What damages are covered by commercial liability insurance?
We all make mistakes.
Nobody’s exempt from that — even the best companies have slip-ups from time to time.
As a business leader, you know that how you handle those mistakes is the most important thing.
For a business to limit the negative impact of its mistakes, it needs an insurance policy to save it from the endless time and money one of these incidents can wind up costing.
If the term commercial insurance is already giving you a headache, you’ve come to the right place, because we’re about to answer your business insurance questions by explaining exactly what you need and why you need it — in simple terms.
A waiter spills hot coffee on a customer. Your roofer inadvertently starts a fire that ravages a client’s building. A piece of furniture you manufactured fell on and injured a child.
These types of incidents can be a real pain, and when they happen, you need to cover your ass … ets. Cover your assets.
Commercial general liability insurance, known as CGL, is a must-have for your company.
It’s a policy that covers your costs when your business is responsible for tangible damage to another person or object.
That includes unintentional damage, and even includes incidents that only indirectly involve you or your business.
(Since CGL is limited to bodily harm and physical damage, we won’t be covering things like errors & omissions or directors & officers insurance in this post.)
Now that you know what you need, let’s take a look at exactly what CGL covers.
What is covered by commercial liability insurance?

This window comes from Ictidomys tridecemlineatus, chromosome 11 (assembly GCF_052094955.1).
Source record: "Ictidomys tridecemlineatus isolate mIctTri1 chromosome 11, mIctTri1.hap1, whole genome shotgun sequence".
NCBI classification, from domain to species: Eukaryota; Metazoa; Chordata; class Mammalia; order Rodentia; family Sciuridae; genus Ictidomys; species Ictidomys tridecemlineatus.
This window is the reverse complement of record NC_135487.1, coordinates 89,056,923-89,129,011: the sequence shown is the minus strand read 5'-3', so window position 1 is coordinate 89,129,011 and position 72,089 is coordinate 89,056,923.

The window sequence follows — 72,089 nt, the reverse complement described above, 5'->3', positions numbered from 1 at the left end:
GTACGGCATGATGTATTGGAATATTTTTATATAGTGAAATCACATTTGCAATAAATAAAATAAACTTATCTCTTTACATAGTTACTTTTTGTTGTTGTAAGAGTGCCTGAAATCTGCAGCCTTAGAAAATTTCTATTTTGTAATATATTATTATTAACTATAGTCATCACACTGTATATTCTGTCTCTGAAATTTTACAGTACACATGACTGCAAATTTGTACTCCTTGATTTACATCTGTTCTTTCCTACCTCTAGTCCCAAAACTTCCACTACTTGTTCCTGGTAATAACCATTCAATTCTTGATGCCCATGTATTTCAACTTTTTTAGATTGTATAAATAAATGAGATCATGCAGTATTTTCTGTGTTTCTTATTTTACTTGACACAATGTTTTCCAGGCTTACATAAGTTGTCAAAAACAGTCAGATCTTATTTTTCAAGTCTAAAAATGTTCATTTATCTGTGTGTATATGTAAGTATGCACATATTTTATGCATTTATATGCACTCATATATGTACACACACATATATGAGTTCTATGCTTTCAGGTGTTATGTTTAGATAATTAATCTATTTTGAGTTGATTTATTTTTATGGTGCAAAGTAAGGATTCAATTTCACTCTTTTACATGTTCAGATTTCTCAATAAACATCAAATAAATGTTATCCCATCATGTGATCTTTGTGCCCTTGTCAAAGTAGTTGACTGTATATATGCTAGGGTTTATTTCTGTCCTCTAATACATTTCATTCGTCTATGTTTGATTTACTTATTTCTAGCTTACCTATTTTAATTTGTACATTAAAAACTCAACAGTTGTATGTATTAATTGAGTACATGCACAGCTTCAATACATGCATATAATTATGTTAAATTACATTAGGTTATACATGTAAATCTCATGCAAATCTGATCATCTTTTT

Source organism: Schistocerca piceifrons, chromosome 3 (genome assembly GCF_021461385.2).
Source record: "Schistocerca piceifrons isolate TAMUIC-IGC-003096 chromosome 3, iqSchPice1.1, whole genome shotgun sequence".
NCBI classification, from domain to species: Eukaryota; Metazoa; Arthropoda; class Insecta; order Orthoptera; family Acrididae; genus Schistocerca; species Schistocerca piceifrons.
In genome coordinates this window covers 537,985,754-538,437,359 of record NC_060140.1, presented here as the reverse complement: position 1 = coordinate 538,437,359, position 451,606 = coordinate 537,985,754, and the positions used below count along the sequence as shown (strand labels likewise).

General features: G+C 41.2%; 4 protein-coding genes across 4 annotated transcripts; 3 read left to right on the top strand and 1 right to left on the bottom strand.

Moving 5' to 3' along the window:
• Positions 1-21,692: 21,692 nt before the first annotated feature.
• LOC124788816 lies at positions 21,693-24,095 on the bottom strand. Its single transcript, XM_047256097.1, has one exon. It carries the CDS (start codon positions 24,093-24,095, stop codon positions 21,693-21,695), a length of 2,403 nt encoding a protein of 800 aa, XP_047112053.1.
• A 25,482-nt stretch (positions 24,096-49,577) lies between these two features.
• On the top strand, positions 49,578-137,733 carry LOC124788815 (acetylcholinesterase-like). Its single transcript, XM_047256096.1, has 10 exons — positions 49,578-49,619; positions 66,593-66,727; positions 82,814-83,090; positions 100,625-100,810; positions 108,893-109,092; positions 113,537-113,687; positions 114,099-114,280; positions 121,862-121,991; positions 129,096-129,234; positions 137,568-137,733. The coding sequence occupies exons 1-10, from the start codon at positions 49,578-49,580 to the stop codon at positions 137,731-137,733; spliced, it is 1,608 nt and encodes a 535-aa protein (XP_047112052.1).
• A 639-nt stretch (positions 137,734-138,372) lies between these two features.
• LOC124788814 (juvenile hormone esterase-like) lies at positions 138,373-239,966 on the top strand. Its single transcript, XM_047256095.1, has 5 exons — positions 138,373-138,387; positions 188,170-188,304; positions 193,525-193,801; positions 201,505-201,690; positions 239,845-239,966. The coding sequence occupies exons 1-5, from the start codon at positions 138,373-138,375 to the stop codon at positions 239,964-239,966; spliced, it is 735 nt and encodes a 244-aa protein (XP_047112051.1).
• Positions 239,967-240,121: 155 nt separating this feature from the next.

A CGL policy covers tangible damage to a physical third party (a person or object) where the insured (your company) is deemed liable.
In other words, damage that can be proven and that is judged to be your fault where the client is now asking you to pay up.
There are many ways for a business to unintentionally cause harm in a way that would trigger a lawsuit and evoke the need for an insurance policy.
Let’s say you’re a plumber and you’ve recently installed some pipes in a family’s home.
A few months after your visit, one of the pipes burst causing a flood in the basement, destroying valuable items.
Now, your client is coming after you to pay for the damages since they were the result of what they deem to be a faulty job on your part.
You didn’t mean to cause a flood — but it happened as a result of your work, so your commercial insurance has to cover the costs.
Lawsuits can come your way even in instances where none of your staff were present during the incident.
Say a potential hire visited your office for a job interview, and while there they tripped over a loose wire and hurt themselves.
The interviewee could come after you to cover medical bills since they were hurt on your property, which is your responsibility.
Scary, isn’t it?
Why do I need commercial liability insurance?
To make a long story short, it’s really easy to get pulled into a claim — even when you feel you had nothing to do with an incident.
Allow us to illustrate with a true story involving a KBD client, a restaurant owner in Montreal:
Last winter, a lady was walking in the parking lot of our client’s restaurant. A typical Montreal winter day, it was snowy and icy. And the lady slipped and fell.
The lady is now suing the restaurant for $160,000.
Here’s the twist: our client owns their restaurant, but doesn’t own the building.
They rent the space from a landlord.
As a tenant, our client is not responsible for snow removal or for maintenance of the sidewalks or parking lot.
And of course, they weren’t around to witness the lady’s fall. (It’s not like they stuck their leg out to trip her!) So they carry no responsibility, right?
The building owner, the snow removal company, and yes, the restaurant owner, are all now a part of the lawsuit and are being sued by the lady that was injured.
It wasn’t her fault that the parking lot hadn’t been maintained to a safe level — so why should she have to pay for the consequences?
She went looking for a scapegoat (or three) and our client was one of them.